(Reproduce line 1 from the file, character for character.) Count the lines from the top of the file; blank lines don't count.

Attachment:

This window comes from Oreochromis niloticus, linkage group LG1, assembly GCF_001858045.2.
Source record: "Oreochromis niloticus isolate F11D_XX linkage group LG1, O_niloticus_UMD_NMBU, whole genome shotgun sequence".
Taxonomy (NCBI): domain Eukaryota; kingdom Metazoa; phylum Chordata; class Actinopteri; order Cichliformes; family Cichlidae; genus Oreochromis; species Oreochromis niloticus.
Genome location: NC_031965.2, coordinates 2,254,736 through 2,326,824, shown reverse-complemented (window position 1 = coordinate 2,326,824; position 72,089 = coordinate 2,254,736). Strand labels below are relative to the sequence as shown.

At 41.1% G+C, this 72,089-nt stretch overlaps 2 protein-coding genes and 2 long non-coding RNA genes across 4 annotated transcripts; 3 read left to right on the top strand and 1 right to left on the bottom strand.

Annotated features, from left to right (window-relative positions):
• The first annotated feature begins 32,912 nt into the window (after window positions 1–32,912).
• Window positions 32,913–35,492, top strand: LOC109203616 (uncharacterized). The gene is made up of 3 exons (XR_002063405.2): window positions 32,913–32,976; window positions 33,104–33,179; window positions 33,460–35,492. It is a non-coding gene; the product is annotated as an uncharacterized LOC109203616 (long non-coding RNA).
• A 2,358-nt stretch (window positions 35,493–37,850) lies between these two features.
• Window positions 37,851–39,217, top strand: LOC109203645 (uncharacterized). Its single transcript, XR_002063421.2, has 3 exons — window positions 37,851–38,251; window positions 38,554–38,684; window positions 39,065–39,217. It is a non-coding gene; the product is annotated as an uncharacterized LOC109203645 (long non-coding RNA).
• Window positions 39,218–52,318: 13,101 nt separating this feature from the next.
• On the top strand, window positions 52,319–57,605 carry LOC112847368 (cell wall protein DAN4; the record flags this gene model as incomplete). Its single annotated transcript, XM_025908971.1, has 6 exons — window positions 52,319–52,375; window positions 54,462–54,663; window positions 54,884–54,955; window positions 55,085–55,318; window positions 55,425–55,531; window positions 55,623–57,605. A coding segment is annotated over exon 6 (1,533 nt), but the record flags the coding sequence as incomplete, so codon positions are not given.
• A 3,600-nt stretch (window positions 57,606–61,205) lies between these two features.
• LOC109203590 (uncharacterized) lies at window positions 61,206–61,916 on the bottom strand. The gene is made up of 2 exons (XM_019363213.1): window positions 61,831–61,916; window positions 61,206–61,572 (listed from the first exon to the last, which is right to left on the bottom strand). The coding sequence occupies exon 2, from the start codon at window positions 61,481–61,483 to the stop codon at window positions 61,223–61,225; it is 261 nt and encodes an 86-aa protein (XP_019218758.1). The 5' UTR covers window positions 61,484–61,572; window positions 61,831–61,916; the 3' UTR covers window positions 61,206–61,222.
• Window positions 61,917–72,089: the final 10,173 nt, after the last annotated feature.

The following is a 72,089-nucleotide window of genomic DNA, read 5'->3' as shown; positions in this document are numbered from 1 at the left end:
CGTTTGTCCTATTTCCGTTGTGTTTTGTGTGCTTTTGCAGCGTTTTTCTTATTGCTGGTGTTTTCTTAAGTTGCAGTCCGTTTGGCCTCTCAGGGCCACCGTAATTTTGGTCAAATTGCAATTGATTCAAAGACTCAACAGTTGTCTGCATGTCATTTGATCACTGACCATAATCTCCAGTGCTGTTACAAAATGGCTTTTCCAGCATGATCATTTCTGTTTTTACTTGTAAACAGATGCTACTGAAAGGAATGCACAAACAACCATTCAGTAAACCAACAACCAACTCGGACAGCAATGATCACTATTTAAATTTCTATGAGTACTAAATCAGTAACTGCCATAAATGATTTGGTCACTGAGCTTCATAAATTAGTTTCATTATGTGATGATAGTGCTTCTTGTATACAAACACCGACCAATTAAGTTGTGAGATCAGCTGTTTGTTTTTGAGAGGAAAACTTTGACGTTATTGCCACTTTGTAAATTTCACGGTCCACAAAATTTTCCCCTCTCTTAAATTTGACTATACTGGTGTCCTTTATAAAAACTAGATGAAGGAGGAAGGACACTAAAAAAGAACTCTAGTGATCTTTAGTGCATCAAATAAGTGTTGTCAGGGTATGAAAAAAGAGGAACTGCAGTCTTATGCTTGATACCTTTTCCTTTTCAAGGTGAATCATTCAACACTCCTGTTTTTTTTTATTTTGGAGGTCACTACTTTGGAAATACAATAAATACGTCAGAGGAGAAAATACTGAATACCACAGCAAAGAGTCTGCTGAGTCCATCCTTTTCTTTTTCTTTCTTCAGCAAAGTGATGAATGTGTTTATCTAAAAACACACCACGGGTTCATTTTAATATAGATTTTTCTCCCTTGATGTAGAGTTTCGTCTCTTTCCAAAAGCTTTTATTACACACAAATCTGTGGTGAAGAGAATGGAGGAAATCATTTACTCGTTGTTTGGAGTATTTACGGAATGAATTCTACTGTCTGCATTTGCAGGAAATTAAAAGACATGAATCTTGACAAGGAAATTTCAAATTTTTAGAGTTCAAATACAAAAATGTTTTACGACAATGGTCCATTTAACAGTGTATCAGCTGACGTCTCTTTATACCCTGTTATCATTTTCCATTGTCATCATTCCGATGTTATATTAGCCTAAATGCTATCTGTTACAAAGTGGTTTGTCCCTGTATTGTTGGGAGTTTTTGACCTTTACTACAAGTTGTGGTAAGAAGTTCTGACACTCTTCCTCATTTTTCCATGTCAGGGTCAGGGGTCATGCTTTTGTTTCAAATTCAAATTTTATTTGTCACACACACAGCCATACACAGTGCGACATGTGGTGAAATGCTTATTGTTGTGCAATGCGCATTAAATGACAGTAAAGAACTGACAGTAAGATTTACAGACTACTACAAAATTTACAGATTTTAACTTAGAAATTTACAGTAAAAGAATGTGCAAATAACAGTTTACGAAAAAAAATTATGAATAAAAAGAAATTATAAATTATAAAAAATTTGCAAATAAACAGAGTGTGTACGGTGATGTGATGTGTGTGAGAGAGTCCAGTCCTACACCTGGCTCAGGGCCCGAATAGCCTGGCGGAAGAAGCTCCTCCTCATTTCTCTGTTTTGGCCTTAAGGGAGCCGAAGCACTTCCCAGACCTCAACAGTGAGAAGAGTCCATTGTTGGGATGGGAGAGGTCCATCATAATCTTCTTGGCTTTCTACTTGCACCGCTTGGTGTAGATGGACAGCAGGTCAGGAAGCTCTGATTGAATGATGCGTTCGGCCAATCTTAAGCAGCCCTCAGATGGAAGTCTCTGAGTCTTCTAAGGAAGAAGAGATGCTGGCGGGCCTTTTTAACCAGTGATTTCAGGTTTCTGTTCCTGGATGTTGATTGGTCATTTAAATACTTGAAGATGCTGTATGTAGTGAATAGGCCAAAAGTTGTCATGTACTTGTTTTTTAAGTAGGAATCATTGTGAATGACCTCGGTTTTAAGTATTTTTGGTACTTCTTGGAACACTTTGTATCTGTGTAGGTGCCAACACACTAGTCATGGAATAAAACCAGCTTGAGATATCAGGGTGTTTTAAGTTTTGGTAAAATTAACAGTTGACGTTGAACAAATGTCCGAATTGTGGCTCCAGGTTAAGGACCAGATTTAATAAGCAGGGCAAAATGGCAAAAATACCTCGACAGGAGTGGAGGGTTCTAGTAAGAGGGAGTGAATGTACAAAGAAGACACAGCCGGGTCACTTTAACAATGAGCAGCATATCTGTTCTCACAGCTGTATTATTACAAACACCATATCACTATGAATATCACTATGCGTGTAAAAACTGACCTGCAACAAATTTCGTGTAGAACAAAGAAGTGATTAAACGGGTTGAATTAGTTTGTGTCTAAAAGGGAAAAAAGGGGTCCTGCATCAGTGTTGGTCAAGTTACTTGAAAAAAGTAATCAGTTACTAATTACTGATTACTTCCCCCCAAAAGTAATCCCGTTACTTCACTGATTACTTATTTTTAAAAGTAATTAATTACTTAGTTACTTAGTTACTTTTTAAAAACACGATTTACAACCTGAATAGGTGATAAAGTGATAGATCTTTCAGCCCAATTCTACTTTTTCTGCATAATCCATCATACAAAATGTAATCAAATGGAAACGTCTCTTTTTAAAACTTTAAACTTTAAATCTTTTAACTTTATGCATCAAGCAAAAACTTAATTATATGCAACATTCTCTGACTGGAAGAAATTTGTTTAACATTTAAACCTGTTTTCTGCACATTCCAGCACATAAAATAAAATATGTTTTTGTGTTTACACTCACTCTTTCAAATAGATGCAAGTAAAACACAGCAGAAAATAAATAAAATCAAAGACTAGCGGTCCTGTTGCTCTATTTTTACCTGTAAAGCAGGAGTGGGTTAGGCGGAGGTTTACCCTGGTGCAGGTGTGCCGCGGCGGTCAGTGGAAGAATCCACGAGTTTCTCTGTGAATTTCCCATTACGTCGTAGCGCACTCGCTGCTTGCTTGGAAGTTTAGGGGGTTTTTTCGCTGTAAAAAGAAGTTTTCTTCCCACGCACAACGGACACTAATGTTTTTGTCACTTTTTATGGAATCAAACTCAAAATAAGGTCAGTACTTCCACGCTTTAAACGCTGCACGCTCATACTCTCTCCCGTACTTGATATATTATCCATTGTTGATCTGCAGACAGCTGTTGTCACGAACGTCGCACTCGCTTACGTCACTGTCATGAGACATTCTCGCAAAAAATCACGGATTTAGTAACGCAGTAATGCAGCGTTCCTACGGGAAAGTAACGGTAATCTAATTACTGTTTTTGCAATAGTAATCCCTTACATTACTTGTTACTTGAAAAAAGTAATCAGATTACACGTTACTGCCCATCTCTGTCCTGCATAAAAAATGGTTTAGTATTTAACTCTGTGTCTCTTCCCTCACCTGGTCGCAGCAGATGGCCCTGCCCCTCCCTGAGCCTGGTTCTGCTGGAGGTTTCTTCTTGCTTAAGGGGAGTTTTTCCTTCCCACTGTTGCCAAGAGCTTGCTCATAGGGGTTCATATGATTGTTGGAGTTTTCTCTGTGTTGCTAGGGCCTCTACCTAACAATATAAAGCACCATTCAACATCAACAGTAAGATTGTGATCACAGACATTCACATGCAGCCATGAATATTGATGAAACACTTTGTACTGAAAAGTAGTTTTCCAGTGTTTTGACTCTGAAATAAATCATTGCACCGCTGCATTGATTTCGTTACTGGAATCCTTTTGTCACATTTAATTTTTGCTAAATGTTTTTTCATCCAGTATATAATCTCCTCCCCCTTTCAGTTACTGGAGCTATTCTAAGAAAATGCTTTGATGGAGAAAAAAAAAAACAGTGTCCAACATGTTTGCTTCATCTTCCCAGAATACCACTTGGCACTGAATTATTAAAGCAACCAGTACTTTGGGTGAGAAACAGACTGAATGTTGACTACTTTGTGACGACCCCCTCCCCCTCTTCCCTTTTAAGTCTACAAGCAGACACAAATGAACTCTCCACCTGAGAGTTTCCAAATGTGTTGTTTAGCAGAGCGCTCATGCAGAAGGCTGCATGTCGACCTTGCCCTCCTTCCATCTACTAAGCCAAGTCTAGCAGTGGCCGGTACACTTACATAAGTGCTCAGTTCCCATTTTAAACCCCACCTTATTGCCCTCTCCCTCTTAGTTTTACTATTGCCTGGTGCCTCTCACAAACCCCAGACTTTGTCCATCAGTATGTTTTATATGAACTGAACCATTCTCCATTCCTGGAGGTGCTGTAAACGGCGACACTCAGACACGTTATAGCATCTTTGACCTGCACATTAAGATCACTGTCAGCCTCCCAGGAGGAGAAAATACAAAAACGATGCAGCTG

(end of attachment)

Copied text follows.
This window comes from Oreochromis niloticus, linkage group LG1, assembly GCF_001858045.2.